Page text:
The Florida College System (FCS) continues to strive for excellence even as we outperform our peers in college success. Florida ranks fourth in the nation for completion rates, with 52 percent of students who start at a college completing a college credential within six years. This is well above other large, diverse states such as Texas and California with completion rates of 39 and 30 percent, respectively.

Florida also boasts the most finalists for the Aspen Prize in Community College Excellence, which recognizes the best community colleges in the country based upon completion rates data, workforce outcomes and learning and equity. This year, both Broward College and Indian River State College were awarded Finalists with Distinction. In prior years, Valencia College and Santa Fe College have both won the prestigious award.

Recently, Miami Dade College (MDC) received the renowned 2017 Achieving the Dream’s Leah Meyer Austin Award (LMA), which annually recognizes an institution that has demonstrated outstanding achievement in designing a student focused culture that permeates all levels and structures of the organization.

The above successes and recognitions are a result of innovative strategies that our colleges are implementing to increase college success and provide a high-quality education for our students.

Articulation

Florida’s 2+2 statewide articulation statute guarantees admission to one of the 12 public state universities for students who graduate with an Associate of Arts (AA) degree or selected Associate in Sciences (AS) degree from an FCS institution. When an FCS student transfers into the State University System (SUS), research has shown that they perform on par with students who begin directly at the university. In fact, college transfers had a mean grade point average (GPA) of 2.94 compared to 3.12 to university students.

Florida’s statewide articulation is a successful path to a high-quality credential. Efficient transfer from the colleges into university is critically important because economically disadvantaged students are more likely to start at a college than a university. Florida ranks above the national average in the percentage of students who transfer to a university, twice the national average rate for students who earn an associate degree before transfer, and among the highest in the nation in terms of students who transfer and earn a bachelor’s degree within six years of starting at the community college.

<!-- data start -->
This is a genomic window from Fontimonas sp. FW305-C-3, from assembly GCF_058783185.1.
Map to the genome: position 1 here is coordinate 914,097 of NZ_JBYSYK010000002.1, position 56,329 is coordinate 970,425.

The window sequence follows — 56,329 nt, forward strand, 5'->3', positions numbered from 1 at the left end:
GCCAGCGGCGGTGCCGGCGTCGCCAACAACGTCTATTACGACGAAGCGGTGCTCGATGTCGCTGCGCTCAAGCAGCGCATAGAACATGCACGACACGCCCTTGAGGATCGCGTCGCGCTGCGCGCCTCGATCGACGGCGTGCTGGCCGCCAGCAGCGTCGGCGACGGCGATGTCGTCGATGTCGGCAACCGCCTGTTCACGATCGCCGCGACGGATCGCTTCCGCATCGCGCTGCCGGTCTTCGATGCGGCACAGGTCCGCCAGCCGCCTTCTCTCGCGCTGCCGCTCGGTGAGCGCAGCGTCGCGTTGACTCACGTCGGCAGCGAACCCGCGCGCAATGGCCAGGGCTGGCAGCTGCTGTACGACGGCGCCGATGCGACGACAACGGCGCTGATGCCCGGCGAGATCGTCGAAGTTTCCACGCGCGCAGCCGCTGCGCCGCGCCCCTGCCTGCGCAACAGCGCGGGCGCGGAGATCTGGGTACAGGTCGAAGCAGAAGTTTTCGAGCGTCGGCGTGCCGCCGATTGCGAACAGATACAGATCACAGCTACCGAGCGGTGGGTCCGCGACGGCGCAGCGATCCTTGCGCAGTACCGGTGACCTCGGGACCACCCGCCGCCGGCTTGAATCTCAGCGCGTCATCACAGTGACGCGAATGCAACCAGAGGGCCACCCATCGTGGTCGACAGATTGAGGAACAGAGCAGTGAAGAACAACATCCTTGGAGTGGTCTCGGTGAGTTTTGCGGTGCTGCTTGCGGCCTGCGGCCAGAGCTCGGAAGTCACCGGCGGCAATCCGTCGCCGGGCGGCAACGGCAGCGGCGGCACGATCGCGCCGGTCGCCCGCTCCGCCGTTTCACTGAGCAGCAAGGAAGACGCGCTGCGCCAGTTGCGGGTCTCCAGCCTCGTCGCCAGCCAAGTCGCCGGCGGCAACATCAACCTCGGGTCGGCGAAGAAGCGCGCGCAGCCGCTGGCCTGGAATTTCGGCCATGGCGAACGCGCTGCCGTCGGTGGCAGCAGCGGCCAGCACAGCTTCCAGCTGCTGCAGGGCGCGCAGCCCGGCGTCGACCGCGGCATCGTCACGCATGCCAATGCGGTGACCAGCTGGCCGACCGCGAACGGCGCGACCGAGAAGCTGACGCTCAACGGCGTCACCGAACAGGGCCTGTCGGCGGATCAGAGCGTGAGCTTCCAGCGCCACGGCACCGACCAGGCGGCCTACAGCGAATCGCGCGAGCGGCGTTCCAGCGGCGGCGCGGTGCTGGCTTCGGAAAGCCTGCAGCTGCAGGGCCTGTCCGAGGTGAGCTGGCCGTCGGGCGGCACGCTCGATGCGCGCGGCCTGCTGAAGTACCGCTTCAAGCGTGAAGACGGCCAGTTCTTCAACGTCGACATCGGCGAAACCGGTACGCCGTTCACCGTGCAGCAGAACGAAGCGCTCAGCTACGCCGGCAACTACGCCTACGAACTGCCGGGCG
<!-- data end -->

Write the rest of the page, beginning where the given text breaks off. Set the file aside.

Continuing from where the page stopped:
While transfer is an aspiration for the majority of our students, many of our students desire to graduate from college and enter the workforce. Every Florida College System institution has a graduation rate above the national average. Last year alone we graduated 115,908 students, half of which earned a workforce credential: 35,249 certificates, 14,652 Associate in Science and 7,491 Bachelor’s degrees. The most popular areas were Business, Health Professions, Law Enforcement/ Public Safety, and Engineering Technologies/Engineering-related Fields.

Many of Florida College System students are place-bound because they are balancing work and family responsibilities along with college life. Florida College System institutions will continue to work with state university partners on strategies that facilitate transfer and completion of more students through the development of targeted pathways, joint advising programs and combined technology tools that help students map out their transfer path.



Florida College System: Best Practices  
on Achievement and Articulation



DAYTONA STATE COLLEGE


Title: The English Studio  


Description: 

The English Studio is a one-credit, weekly, guided lab made up of a facilitator and a group of 12 student peers who are also enrolled in various sections of ENC1101. This group workshop is designed to help students navigate course requirements, build critical thinking skills, and complete complex writing and reading assignments. The Studio at Daytona State College (DSC) is based on a contextualized workshop model originally designed for underprepared students at universities and colleges that do not offer traditional developmental education courses. Faculty can volunteer to teach sections in lieu of required service hours. As a result, the college does not incur additional costs and class size can be capped at a maximum of 12 students. Through the English Studio, approximately 500 students each semester access academic support services. The Fall 2016 success rates for these “DevEd” students was at 66 percent. Success rates among students who would have taken up to 16 hours of pre-gateway DevEd courses before the SB1720 reform and are taking the Studio instead are consistent with pre-reform success numbers and rising.

Program Contact: 

Ms. Elizabeth Barnes
Chairperson, Academic Support
Phone: 386-506-3208
Email: Elizabeth.Barnes@daytonastate.edu



HILLSBOROUGH COMMUNITY COLLEGE


Title: Collegiate Academics in Hillsborough Community College   


Description: 

Hillsborough Community College (HCC) recently partnered with Hillsborough County Public Schools (HCPS) to offer collegiate academies at three area high schools. The foundation of this program is based upon structured, guided pathways early in a student's academic career. Several key factors have been instrumental in the